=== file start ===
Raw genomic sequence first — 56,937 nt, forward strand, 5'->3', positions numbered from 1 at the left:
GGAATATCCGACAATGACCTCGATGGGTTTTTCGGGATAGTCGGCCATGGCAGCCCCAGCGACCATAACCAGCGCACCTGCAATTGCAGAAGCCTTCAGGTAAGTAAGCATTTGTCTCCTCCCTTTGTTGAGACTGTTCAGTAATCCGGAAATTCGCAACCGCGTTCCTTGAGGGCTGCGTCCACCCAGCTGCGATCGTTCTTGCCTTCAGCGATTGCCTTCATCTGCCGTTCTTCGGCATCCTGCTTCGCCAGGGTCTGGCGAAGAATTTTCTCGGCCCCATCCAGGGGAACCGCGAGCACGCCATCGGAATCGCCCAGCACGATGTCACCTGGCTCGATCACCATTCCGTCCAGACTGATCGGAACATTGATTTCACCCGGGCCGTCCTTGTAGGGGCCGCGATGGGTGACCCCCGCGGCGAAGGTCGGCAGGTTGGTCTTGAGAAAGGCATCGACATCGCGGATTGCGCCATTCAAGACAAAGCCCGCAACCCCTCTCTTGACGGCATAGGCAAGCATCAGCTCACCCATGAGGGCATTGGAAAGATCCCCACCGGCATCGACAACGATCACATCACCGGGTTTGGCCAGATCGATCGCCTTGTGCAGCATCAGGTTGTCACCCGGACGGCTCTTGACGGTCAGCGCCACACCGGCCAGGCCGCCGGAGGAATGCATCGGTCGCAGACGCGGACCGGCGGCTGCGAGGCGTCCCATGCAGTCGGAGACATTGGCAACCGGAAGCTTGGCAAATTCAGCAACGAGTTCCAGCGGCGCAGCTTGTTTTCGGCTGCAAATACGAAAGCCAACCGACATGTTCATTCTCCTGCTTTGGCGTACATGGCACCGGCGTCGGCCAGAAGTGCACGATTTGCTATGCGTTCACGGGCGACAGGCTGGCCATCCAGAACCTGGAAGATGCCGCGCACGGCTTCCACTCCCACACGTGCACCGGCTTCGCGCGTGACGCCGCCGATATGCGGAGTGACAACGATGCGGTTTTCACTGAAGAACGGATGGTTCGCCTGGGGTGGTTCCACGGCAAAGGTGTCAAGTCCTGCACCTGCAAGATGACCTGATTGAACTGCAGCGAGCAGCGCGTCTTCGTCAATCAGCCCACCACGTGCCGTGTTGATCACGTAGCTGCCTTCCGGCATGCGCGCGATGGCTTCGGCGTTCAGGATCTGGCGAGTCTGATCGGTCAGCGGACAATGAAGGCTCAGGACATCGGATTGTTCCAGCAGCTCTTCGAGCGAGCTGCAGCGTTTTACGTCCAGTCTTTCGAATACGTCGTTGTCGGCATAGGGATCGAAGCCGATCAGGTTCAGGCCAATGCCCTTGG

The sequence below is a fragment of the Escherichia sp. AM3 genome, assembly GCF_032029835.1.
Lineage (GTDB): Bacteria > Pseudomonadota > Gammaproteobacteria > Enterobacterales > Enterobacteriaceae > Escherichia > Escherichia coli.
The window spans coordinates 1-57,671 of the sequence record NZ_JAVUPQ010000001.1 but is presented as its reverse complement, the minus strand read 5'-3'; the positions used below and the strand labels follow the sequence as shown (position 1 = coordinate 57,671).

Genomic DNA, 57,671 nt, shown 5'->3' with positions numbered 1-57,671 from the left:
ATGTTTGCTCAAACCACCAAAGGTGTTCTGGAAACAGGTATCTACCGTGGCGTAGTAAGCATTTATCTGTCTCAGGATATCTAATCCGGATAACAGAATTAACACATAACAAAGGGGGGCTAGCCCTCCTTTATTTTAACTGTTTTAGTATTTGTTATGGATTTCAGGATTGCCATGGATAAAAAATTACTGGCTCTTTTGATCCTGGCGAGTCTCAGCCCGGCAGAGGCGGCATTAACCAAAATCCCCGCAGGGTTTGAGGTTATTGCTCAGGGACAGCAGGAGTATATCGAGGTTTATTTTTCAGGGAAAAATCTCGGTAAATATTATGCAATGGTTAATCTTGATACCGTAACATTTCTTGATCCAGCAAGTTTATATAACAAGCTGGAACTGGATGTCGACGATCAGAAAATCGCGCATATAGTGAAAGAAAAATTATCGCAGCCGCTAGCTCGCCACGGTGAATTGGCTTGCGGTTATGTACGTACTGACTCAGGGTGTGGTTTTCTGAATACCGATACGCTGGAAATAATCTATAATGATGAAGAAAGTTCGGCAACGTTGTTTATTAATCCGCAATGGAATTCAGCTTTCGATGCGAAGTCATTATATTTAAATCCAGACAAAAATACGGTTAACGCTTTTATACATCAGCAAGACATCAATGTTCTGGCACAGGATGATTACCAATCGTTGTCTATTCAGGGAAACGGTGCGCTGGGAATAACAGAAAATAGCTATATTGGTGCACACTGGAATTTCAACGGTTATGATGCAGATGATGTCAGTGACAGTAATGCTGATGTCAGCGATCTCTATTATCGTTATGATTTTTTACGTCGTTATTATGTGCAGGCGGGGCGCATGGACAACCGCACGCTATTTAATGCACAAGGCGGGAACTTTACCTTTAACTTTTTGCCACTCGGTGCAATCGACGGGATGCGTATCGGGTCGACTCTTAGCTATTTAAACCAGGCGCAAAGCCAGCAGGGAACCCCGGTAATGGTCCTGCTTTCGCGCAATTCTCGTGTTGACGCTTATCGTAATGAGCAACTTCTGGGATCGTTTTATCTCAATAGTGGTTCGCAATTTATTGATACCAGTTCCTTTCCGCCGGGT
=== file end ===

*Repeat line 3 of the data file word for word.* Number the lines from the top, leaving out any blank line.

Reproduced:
The sequence below is a fragment of the Escherichia sp. AM3 genome, assembly GCF_032029835.1.